Molecular parasitology: improved diagnostics, genomics and transcriptomics

We study miRNA and exosomes released from helminths to explore their role in the host-parasite interplay and their usefulness in fast, reliable, and sensitive diagnostic tests, essential for proper parasite control in animals (and humans). We also use molecular methods to identify parasites and explore transmissions routes.

A thorough knowledge of molecular phylogeny and identity in combination with traditional morphological analysis is required for both improving classical methods and development of new molecular test.

Photo of pcr resultWe are presently involved in test development for intestinal and tissue migrating roundworms, improved faecal egg count reduction tests using PCR-differentiation, and improved egg counting techniques.

Some worms from animals can be transmitted to humans and are called zoonotic. We explore the zoonotic potential of the giant round worm (Ascaris), the whipworm (Trichuris) and the roundworms of dogs and cats (Toxocara spp.) using experimental infections in pigs, and by molecular typing of worms obtained from humans and pigs.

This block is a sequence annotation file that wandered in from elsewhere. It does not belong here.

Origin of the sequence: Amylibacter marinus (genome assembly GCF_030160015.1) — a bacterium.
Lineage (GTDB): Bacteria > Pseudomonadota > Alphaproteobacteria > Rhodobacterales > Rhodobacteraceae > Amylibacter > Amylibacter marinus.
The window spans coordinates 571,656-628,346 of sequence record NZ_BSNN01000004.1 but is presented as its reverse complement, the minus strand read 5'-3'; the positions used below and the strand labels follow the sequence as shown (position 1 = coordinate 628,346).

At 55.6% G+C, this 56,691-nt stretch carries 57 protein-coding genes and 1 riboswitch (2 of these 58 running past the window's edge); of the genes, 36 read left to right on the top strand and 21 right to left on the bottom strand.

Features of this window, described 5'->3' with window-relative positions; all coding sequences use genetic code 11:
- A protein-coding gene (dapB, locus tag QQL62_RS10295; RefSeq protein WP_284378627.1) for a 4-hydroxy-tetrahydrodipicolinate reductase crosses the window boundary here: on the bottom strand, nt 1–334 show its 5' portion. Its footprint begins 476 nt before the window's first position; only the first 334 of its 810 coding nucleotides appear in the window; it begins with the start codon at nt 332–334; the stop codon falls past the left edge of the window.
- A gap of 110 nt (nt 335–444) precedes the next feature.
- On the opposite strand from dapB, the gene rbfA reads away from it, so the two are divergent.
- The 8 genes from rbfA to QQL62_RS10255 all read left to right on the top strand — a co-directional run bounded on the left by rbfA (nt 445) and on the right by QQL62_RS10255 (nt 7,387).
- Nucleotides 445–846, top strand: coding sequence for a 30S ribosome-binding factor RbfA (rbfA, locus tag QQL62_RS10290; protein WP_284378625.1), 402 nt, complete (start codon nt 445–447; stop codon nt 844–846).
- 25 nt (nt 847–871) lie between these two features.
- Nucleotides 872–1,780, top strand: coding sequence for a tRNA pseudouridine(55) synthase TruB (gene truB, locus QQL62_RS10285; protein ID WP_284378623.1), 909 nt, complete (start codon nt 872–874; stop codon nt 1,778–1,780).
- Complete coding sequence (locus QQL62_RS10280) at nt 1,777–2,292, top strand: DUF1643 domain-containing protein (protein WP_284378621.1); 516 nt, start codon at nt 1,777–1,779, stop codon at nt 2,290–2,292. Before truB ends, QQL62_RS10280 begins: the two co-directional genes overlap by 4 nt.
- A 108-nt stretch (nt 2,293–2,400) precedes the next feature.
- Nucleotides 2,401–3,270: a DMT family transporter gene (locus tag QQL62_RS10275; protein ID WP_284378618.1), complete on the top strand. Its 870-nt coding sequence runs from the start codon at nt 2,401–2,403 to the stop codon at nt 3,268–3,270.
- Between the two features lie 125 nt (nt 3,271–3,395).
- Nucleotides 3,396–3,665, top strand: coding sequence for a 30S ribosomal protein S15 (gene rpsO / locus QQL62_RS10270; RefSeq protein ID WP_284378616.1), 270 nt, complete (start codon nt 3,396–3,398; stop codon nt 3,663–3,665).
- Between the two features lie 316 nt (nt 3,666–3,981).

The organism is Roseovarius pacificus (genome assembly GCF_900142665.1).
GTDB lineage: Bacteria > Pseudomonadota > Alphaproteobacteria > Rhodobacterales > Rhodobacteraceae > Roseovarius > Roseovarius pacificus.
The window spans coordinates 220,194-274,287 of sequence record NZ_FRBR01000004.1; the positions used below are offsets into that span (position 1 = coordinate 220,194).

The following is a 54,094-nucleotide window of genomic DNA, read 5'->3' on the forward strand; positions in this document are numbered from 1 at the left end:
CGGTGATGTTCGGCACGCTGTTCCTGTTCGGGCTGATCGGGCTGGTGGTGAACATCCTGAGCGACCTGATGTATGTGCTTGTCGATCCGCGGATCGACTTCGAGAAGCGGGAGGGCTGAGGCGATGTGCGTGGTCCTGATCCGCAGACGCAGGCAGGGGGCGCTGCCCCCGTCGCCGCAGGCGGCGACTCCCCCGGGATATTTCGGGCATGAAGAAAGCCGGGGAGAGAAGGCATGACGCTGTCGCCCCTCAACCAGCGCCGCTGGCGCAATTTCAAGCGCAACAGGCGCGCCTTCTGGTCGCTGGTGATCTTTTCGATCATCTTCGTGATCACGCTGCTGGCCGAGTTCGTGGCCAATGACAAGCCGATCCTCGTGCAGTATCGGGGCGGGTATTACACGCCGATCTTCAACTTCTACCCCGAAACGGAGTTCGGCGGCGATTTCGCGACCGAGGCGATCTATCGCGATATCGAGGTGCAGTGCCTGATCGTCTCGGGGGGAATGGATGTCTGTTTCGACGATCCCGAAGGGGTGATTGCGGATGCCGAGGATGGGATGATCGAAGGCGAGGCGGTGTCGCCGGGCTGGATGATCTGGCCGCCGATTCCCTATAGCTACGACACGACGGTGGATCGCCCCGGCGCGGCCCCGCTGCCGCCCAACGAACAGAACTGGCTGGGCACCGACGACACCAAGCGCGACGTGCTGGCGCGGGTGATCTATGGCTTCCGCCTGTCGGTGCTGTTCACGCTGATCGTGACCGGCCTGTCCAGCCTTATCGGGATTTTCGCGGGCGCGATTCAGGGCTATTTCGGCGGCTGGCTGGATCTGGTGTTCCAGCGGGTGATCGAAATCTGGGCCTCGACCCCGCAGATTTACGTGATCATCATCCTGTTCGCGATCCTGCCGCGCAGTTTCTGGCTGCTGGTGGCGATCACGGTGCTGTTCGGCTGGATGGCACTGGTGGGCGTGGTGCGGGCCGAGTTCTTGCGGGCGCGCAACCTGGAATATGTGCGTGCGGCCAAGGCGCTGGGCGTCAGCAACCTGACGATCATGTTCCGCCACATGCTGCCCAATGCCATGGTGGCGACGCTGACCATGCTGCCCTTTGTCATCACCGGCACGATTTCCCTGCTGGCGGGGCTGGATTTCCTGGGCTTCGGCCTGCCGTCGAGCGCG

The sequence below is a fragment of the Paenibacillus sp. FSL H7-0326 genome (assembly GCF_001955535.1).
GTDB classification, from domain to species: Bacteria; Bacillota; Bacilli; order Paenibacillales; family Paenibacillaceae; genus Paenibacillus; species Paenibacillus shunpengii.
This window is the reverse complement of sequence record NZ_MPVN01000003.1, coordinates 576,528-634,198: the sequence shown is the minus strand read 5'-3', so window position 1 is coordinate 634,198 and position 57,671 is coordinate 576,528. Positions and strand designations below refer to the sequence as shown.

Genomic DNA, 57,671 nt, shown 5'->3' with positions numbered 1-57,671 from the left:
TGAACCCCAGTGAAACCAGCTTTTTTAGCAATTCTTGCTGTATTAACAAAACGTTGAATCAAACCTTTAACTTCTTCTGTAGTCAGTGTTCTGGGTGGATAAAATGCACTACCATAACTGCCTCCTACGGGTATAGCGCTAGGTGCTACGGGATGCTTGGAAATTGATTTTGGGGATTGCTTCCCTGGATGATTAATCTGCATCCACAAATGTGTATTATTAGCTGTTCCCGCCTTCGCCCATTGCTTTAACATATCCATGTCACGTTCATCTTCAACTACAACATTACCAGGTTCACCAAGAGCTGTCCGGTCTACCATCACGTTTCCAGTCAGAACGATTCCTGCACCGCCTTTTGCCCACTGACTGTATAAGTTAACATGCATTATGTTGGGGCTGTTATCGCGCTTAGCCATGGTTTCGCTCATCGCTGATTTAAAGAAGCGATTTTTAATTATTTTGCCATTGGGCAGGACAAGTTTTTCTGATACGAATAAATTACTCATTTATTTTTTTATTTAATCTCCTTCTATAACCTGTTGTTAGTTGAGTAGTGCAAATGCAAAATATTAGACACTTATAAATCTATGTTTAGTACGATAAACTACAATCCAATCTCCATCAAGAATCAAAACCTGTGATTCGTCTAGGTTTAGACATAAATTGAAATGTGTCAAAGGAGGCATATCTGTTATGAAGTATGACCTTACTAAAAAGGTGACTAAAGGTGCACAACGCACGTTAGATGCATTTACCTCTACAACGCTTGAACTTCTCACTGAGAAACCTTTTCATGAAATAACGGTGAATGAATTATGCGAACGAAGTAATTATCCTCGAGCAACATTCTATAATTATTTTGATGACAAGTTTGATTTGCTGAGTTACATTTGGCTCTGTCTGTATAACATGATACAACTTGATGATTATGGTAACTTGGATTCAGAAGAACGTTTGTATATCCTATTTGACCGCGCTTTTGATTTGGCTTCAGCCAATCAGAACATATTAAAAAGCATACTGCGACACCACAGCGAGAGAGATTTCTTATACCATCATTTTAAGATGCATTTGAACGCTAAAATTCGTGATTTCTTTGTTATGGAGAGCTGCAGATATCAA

Photo of molecular dataThe molecular data are used to establish the phylogeny and evolutionary relationship between worms in animals and humans. Genomics and transcriptomics are used to obtain fundamental insight into the biology of parasites – how they invade and live in the host.

This information is also important for our understanding of the immune-modulating properties of parasitic worms and for identification of novel drug targets.